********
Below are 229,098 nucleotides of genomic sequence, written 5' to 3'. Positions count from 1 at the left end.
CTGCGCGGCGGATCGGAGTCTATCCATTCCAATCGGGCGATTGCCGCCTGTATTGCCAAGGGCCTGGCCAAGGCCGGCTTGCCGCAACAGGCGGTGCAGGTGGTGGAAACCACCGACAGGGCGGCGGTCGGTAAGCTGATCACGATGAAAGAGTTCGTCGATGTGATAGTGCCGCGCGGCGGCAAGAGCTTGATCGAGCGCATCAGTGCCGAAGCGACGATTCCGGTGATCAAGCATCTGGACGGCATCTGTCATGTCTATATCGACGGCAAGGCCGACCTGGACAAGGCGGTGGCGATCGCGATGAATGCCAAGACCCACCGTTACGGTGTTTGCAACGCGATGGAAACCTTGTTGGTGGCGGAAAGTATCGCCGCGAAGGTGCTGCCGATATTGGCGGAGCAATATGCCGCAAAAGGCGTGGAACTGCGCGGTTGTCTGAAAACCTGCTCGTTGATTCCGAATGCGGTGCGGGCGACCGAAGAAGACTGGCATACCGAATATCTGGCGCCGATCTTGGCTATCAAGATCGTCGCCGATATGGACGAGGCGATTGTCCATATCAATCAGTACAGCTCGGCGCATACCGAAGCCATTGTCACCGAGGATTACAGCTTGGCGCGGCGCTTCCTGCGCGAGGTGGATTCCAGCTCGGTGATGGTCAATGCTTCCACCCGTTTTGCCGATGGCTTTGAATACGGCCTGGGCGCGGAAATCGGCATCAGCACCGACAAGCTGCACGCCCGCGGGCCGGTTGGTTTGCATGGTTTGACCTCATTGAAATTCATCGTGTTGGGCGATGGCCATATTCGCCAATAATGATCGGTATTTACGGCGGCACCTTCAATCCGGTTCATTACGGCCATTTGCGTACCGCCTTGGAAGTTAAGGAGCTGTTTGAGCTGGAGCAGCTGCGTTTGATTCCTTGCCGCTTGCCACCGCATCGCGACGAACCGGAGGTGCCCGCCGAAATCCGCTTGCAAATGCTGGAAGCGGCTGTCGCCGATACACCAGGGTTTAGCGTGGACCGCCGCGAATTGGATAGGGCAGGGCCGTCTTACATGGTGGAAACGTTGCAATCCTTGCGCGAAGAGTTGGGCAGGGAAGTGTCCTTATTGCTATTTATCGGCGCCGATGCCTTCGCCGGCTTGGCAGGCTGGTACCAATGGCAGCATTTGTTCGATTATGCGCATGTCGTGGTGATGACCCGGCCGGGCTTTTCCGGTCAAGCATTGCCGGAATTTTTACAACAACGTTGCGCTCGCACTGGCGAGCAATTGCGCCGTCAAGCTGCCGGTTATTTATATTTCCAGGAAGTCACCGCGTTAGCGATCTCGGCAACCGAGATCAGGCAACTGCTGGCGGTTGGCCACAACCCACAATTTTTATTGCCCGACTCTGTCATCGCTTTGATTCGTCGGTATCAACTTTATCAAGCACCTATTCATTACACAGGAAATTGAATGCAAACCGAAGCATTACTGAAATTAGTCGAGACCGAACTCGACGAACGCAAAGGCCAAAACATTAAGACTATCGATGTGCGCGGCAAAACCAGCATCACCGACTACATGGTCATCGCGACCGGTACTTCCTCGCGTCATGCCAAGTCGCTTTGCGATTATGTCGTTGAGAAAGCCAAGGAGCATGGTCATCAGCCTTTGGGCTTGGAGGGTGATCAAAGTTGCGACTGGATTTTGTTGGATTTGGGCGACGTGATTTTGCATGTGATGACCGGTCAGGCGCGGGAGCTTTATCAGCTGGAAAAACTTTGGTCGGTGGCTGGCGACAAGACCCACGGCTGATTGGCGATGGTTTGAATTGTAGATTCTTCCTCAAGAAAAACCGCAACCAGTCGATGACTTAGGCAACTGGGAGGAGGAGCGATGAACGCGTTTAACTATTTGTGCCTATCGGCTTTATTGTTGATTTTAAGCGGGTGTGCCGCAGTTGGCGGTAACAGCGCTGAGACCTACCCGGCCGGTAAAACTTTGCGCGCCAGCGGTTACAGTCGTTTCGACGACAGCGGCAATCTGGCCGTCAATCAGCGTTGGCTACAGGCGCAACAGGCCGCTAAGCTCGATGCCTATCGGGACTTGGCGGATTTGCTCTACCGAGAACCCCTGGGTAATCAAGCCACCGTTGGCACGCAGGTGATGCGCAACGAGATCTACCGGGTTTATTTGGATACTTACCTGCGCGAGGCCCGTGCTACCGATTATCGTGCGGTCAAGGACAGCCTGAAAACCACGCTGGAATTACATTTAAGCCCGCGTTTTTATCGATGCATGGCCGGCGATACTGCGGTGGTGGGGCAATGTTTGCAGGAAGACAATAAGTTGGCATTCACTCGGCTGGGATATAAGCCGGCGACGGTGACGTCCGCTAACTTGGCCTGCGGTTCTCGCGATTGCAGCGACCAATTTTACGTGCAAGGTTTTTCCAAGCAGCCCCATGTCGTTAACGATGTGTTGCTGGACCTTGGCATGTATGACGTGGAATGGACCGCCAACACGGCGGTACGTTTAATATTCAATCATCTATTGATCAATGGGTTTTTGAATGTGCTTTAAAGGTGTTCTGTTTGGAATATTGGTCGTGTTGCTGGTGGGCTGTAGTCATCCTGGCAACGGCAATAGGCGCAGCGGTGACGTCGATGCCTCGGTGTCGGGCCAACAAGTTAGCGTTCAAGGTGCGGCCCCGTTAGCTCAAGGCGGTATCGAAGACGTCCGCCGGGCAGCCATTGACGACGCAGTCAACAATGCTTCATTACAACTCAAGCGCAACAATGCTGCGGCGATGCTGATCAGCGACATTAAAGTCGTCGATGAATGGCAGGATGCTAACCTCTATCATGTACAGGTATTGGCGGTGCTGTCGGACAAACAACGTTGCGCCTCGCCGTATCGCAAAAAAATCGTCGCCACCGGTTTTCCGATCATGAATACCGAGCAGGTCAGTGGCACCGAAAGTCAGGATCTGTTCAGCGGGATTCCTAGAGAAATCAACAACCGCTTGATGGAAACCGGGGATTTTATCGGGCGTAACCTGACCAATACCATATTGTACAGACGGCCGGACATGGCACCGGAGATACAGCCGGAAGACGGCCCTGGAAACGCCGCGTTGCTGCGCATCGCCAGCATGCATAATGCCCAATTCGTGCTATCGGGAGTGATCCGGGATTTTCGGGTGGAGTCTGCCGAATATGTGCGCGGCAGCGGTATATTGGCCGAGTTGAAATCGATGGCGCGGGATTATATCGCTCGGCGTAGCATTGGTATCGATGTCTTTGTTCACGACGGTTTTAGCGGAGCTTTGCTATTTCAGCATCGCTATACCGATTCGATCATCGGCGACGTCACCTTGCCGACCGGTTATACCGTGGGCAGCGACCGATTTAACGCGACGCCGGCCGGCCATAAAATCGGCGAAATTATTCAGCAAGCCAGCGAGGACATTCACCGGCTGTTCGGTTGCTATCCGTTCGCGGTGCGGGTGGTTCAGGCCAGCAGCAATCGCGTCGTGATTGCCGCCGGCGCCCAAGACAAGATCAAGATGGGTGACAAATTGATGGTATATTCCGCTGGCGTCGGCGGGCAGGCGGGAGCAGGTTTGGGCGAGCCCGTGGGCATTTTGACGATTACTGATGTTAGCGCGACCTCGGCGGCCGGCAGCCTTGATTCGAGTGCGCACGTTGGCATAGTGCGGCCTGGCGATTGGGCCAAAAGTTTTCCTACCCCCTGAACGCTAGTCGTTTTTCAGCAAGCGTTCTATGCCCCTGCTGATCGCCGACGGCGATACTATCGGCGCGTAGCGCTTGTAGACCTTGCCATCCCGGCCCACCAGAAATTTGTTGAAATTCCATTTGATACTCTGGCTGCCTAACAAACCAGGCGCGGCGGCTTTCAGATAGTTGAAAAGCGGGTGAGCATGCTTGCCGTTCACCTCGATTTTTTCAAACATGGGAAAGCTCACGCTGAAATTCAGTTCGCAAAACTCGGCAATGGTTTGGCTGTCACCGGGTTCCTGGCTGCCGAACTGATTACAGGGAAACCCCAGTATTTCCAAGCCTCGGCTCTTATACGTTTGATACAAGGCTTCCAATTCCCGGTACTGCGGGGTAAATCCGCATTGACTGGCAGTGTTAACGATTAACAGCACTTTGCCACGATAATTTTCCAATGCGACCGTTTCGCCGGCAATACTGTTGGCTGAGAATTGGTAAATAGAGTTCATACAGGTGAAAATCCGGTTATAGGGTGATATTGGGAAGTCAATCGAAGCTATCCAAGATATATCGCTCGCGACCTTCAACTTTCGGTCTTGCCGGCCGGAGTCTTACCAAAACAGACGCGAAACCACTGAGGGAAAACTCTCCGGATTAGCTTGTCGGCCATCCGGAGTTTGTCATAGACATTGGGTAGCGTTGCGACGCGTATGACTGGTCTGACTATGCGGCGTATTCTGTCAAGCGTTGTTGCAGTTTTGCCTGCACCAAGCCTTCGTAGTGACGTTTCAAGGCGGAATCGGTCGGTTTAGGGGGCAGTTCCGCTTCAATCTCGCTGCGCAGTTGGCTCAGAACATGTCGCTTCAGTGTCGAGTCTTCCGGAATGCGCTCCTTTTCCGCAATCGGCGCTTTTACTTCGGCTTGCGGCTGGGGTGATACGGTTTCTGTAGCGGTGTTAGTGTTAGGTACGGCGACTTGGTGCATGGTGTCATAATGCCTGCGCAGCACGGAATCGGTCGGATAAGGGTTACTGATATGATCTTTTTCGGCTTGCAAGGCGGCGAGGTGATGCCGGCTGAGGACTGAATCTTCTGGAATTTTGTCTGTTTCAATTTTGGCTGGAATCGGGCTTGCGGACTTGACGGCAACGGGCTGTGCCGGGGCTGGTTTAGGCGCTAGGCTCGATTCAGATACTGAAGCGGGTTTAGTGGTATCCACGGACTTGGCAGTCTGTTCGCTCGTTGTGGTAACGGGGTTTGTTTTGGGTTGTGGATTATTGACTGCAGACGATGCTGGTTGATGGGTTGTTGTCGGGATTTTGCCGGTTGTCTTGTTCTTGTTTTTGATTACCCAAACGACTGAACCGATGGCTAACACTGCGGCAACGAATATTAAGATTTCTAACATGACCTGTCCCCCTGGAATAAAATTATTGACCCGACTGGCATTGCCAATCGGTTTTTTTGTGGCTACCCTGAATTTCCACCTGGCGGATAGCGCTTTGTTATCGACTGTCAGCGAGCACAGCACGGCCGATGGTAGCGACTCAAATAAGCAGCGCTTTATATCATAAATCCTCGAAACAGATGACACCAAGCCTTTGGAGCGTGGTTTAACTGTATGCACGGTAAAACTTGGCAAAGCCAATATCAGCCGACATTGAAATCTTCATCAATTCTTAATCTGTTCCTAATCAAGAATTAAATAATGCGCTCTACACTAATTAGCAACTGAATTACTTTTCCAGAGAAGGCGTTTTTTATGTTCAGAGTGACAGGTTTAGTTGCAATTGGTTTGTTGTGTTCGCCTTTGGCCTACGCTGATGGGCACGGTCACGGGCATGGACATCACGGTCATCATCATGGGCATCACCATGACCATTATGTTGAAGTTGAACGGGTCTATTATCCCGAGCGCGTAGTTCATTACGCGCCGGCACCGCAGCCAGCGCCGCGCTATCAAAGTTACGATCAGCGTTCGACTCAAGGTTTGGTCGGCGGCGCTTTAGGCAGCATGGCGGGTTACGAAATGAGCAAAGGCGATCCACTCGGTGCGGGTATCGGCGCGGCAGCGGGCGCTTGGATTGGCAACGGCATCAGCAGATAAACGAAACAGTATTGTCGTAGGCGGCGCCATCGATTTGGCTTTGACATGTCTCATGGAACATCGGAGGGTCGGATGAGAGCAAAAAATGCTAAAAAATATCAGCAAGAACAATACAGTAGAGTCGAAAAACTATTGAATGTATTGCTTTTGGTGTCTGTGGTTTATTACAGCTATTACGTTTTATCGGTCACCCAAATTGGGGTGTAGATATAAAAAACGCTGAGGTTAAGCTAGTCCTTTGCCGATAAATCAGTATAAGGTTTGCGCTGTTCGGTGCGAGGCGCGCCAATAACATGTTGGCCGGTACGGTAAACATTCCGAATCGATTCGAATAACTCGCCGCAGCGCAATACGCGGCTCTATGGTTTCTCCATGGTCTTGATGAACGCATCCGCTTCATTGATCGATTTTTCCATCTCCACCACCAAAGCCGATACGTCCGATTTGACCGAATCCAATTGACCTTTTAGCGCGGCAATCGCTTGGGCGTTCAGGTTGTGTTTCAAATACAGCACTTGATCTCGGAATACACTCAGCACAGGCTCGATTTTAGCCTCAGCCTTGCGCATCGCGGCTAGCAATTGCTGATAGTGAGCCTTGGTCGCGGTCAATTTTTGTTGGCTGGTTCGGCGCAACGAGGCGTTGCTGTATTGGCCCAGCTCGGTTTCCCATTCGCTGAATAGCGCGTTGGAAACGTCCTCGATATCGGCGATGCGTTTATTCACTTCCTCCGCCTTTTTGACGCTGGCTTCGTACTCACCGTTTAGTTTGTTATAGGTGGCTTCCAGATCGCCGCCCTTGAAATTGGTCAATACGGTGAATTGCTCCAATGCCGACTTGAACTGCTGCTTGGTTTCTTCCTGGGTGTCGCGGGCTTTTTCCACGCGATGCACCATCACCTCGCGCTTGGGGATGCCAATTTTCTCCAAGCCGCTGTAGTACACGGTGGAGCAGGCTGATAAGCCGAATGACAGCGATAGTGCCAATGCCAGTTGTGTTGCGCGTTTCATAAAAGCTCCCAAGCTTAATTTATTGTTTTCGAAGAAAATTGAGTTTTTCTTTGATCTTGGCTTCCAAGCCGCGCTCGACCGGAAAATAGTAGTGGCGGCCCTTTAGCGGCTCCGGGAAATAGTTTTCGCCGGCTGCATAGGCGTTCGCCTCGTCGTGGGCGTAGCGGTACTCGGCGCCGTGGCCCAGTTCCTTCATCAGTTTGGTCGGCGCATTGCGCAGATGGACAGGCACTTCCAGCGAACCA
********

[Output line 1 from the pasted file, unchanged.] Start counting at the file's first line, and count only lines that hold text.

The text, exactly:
Below are 229,098 nucleotides of genomic sequence, written 5' to 3'. Positions count from 1 at the left end.